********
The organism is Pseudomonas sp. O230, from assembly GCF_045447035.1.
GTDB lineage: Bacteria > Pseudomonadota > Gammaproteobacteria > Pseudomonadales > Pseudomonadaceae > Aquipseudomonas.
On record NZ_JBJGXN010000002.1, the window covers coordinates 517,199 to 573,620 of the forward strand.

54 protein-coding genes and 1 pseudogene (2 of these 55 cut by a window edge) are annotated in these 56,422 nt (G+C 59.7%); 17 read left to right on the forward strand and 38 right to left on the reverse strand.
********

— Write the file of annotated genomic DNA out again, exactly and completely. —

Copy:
The organism is Pseudomonas sp. O230, from assembly GCF_045447035.1.
GTDB lineage: Bacteria > Pseudomonadota > Gammaproteobacteria > Pseudomonadales > Pseudomonadaceae > Aquipseudomonas.
On record NZ_JBJGXN010000002.1, the window covers coordinates 517,199 to 573,620 of the forward strand.

54 protein-coding genes and 1 pseudogene (2 of these 55 cut by a window edge) are annotated in these 56,422 nt (G+C 59.7%); 17 read left to right on the forward strand and 38 right to left on the reverse strand.